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Music Review: UltraMax TechnoClassica

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Like advances in electric guitar changed music in the '70s and '80s, computer mixing has greatly influenced today’s music. Techno is its name and it's growing in popularity. Techno is meant to be dance music, primarily played in clubs, and UltraMax’s TechnoClassica hits that right on the mark.

UltraMax is great at adding fun edges to relatively new songs such as “Ghost Riders.” It is often hard to keep the listener interested musically for eight minutes, however UltraMax pulls this off rather well. I am, however, mildly disappointed with this bass line. Bass gives techno music its backbone, as it does in all music, but they're supposed to be very entertaining bass lines, along the lines of the one in “You Can Call Me Al” by Paul Simon.

One of the coolest things about this CD and this group in general is the combination of classical music with techno beats. Classical musicians love classical music, but they also know many of the selections have been played for over a hundred years. Classical musicians, such as myself, enjoy hearing fresh versions which still hold fast to the complex music principles of the original.

I love the effective use of stringed instruments on this album. Generally, I am disappointed in a lot of modern violin or string classical instruments used in popular music, but TechnoClassica left me pleasantly surprised. It is also interesting to hear a unique use of drums in "Broken China," since most techno music is built around a steady drum beat.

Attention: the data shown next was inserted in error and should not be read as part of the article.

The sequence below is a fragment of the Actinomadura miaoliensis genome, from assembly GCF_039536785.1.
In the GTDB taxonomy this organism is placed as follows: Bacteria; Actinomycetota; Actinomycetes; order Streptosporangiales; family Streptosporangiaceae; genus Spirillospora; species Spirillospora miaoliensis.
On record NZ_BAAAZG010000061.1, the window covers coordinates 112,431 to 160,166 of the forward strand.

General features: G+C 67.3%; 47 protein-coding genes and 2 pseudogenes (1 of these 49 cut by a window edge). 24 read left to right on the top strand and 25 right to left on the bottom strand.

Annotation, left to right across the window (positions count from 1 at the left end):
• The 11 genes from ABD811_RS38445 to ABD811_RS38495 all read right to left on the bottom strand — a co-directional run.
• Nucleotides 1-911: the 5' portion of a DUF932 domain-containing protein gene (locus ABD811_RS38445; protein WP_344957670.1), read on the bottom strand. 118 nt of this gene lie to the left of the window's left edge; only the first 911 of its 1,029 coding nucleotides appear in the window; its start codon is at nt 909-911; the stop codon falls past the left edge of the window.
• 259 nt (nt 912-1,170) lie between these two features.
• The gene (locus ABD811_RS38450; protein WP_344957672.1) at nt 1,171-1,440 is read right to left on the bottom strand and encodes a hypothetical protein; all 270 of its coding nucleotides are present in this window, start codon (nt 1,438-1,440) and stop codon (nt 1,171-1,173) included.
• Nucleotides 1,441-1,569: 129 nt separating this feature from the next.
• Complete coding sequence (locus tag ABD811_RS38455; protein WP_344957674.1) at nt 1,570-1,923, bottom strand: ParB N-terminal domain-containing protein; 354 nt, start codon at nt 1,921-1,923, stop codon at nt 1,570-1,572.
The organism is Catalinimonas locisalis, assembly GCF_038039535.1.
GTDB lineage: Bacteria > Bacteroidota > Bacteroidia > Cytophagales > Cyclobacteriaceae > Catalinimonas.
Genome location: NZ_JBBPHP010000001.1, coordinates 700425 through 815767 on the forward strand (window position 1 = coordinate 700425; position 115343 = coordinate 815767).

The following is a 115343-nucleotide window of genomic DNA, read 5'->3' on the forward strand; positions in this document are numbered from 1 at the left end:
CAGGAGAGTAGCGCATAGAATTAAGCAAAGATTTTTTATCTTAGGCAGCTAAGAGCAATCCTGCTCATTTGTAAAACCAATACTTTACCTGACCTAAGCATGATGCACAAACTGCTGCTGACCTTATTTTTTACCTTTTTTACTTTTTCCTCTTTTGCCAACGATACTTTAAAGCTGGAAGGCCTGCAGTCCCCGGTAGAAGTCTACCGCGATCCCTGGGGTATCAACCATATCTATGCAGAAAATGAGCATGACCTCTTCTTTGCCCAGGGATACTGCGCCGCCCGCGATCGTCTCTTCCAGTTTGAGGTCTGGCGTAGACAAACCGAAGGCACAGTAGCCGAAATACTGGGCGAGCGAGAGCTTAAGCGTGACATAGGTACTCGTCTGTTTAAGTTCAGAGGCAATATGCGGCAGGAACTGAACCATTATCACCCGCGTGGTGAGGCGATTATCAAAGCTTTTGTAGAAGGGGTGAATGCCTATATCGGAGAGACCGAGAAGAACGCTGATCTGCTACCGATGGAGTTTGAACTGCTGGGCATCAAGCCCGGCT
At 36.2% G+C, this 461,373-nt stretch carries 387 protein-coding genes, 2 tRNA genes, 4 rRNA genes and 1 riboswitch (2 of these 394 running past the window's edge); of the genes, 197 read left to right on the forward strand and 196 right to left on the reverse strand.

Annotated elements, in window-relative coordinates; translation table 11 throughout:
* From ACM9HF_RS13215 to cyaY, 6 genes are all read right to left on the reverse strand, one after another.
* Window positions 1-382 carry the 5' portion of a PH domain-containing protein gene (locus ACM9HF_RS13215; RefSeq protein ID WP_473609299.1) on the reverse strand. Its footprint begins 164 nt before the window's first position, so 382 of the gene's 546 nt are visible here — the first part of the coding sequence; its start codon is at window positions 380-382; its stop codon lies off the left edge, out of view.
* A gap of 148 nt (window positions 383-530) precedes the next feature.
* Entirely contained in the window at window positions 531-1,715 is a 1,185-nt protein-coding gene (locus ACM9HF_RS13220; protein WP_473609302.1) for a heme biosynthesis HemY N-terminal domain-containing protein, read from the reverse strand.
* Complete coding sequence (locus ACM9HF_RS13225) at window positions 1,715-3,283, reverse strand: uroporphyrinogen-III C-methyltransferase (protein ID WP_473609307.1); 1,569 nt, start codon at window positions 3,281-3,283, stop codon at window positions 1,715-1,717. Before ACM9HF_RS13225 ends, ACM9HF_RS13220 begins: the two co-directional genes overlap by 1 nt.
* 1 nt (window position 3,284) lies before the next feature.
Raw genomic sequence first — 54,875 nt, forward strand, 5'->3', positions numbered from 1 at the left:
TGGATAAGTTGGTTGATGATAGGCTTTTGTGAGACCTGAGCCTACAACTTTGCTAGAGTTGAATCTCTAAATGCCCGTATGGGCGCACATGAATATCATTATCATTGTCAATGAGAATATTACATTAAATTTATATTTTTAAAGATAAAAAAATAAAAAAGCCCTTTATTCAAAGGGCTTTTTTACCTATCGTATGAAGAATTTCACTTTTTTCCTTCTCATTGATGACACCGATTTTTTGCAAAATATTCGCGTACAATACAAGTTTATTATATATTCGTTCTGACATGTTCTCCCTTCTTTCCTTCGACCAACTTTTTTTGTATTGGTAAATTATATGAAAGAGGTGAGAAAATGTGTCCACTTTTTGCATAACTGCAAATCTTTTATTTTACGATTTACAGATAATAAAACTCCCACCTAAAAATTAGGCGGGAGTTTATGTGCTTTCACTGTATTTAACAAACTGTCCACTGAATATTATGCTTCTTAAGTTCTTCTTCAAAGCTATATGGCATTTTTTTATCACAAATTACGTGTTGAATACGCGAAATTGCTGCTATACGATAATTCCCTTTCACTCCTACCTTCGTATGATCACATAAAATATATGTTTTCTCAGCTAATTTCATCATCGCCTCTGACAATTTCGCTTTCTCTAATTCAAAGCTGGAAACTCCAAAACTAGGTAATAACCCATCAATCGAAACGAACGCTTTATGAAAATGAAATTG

In this corner, it is techno master UltraMax, and in this corner, legendary composer Bach. They face off twice on this CD. The first round is "Choral in F Minor," the incredibly well known classic by Bach. When combined with UltraMax, they blended together into one gigantic masterpiece of music. Then the second meeting… waits a tick… it is the same drum beat. That's kind of disappointing. Bach comes in more then one tempo.

Overall, this CD is higher-end quality techno music. It is still a hard market and I doubt it will reach gold. But I wouldn’t mind hearing the music in dance clubs and look forward to UltraMax’s future releases.

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About Josh Phillips

  • Brian aka Guppusmaximus

    Nice Review… But I would think that a classical musician would know that:

    a.) Drums are the backbone of music
    b.) Samples & Drum Machines Suck! Let me rephrase that… Samples & Drum Machines are for simpletons!
    C.)Techno is on its way out…Not In.

    Honestly, Bach,Beethoven,etc… were passionate geniuses and their music(Classical in general)takes quite a bit of hard work and talent to create. Unlike techno where any monkey with software and some free time can put that crap together. Trust me, I have done it and didn’t have to spend too much time on it.

  • Josh